So I thought that I might hang around here for a while and see whether you guys were all idiots or worthy of my notice. :-] Just a joke here. Flame me if you want. It makes no matter. I do have a lot of experience in a lot of different areas and I still am pretty sharp, though a bit slower getting around. Feel free to say hello or comment.
I need to spend some time researching the industry. For instance I was reading another post about nonlinear loading and followed a link to a web site one of you guys have up for their company. I see that he is using a software program to model process response. I never had this option and one of the things that I was well known for was my ability to tune complex systems by feel. I always was surprised at how poorly it seemed that most control techs understood the PID loop. Throw nonlinear I/O into this and forget it. Anyway like I said, I have a lot of experience in a lot of areas. I just touched on some of the things I have done. Hopefully that will come later.
I'm hoping that I will find a population here of some really bright people with good solid knowledge and experience. Maybe I can learn some new things which I am always open to and bring something to this group. Maybe I can make some good friends. I prefer to be positive. UseNet is a strange world. During my sick time I participated in a support group for bipolar disorder which I found very helpful, but also a rough place. Hopefully the sci groups will not be this way.
BTW can someone direct me to the FAQ for this group?
Be well,
HoP
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HoPpeR trading at 1492 wrote:

...
Well then, hello. I'm retired, so this is a sort of busman's holiday for me. I used to do a fair bit of instrumentation and control, along with mechanicking, machining, logic, and analog circuit design. I live in central New Jersey, where I was a member of a local sewerage authority during its construction and startup. I'm still associated with it as a member of the Oversight Committee, and I can put you in touch with people familiar with the state of the art. Maybe you'd like to read my notes on servo design at http://users.rcn.com/jyavins/servo.html . Maybe you'll yawn or laugh.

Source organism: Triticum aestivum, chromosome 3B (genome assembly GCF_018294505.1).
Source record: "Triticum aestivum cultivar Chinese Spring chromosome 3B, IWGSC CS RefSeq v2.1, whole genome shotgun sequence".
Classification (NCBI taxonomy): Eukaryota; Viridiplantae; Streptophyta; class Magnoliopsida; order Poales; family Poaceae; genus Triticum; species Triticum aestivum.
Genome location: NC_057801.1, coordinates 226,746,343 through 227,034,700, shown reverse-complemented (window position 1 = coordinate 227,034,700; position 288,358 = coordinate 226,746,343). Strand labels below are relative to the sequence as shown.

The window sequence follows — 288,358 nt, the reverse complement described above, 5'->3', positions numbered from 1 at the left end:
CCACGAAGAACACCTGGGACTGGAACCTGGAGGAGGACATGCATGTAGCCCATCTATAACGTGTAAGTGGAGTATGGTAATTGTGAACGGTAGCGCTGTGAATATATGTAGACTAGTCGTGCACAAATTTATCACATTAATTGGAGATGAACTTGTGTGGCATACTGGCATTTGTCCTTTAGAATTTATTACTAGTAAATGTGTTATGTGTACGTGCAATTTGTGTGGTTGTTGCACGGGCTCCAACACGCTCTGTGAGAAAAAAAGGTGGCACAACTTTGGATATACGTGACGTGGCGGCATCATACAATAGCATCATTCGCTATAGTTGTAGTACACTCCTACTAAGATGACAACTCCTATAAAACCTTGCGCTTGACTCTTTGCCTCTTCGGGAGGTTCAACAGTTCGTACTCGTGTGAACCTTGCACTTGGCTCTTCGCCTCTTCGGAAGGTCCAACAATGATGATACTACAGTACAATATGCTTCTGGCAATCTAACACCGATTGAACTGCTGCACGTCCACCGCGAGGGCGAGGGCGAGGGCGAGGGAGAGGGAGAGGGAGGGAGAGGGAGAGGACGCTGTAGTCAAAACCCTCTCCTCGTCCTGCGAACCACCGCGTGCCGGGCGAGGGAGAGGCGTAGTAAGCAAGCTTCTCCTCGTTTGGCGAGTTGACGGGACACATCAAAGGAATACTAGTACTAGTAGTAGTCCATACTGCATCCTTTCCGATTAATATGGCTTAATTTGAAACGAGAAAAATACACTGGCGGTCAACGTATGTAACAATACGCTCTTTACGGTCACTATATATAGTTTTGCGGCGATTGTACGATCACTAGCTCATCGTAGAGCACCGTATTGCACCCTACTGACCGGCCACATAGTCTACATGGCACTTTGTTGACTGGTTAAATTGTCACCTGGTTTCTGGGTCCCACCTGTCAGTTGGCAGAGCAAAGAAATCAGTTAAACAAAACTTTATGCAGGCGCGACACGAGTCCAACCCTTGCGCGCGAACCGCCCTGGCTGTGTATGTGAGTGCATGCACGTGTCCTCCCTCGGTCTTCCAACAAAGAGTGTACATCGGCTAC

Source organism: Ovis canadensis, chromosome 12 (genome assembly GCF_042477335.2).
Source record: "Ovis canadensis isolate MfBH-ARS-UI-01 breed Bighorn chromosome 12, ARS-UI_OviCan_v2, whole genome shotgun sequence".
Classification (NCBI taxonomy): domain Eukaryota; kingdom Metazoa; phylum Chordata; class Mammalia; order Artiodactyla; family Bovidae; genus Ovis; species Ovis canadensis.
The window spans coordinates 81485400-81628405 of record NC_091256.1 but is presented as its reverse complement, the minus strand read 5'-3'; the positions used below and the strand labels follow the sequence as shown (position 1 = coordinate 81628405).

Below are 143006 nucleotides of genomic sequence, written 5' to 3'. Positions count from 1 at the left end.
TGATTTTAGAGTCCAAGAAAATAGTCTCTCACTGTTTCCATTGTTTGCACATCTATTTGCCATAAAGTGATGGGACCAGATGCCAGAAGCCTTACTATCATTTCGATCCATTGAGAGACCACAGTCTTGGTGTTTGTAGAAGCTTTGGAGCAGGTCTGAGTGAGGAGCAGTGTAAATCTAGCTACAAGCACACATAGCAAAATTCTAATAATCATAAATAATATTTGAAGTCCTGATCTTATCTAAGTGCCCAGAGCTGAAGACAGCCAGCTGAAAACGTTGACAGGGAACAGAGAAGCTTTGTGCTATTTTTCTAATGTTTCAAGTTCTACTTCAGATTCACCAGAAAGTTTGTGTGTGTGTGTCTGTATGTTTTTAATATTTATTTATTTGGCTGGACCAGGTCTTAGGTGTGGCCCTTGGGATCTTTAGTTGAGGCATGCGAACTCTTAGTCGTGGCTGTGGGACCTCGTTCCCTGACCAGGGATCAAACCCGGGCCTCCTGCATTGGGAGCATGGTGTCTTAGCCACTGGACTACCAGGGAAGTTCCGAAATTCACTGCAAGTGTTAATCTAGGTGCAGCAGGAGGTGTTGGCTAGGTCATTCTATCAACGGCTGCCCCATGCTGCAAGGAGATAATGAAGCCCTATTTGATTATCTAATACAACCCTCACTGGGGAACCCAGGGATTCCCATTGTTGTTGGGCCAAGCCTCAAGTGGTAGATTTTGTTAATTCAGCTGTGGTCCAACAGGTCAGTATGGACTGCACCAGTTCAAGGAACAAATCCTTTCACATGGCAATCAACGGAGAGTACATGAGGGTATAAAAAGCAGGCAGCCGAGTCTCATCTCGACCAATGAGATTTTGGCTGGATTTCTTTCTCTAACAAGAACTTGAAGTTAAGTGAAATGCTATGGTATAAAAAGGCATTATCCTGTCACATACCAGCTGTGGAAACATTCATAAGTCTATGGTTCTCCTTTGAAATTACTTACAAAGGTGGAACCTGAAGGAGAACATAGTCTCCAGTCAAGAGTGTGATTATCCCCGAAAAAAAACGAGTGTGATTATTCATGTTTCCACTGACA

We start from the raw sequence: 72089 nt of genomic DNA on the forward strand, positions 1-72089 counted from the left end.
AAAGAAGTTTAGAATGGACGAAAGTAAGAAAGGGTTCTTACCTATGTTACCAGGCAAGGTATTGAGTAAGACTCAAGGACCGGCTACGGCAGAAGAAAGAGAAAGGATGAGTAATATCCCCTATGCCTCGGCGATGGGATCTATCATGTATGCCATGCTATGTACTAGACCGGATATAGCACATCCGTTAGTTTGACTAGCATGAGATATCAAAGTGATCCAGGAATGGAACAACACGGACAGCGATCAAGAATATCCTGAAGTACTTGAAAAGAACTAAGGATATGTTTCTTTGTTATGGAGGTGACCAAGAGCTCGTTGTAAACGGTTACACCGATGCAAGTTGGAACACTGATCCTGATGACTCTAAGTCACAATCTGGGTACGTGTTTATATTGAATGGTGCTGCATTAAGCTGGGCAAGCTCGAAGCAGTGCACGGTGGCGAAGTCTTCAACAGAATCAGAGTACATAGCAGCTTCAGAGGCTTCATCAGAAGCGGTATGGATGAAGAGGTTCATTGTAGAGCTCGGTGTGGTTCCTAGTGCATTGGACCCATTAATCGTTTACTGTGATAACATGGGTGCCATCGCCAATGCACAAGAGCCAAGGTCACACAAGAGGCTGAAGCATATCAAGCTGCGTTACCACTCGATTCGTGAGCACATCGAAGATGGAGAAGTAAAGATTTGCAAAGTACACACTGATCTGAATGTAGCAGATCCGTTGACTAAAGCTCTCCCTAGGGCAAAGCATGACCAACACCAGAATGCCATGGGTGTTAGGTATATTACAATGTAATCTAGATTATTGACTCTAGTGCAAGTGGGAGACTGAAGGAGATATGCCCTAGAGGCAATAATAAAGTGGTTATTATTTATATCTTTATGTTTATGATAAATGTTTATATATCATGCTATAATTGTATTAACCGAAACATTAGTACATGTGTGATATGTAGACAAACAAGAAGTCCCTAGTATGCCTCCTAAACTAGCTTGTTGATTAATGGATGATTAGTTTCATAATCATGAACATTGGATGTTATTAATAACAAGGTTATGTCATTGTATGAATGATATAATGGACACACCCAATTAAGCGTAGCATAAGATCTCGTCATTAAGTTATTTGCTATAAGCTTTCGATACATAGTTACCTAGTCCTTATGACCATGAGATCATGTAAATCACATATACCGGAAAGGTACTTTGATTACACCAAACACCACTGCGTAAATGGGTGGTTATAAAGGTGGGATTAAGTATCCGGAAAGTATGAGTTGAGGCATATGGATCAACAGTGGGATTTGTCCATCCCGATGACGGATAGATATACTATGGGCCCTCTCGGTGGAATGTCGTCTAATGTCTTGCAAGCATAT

Jerry
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Engineering is the art of making what you want from things you can get.

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HoPpeR trading at 1492 wrote:

My boys and I have Celiac. The best description I have of the effects are "it's like being a mean drunk without the drunk". I am continually thankful that my wife figured out what was going on and got us all off of wheat.

Don't limit yourself -- there are a wide variety of things you can eat, particularly if you cook for yourself. Celiac is getting more recognition, as well, so the amount of stuff on the market is continually expanding.

There are surprisingly few idiots here -- only the trolls that just pick newsgroups at random.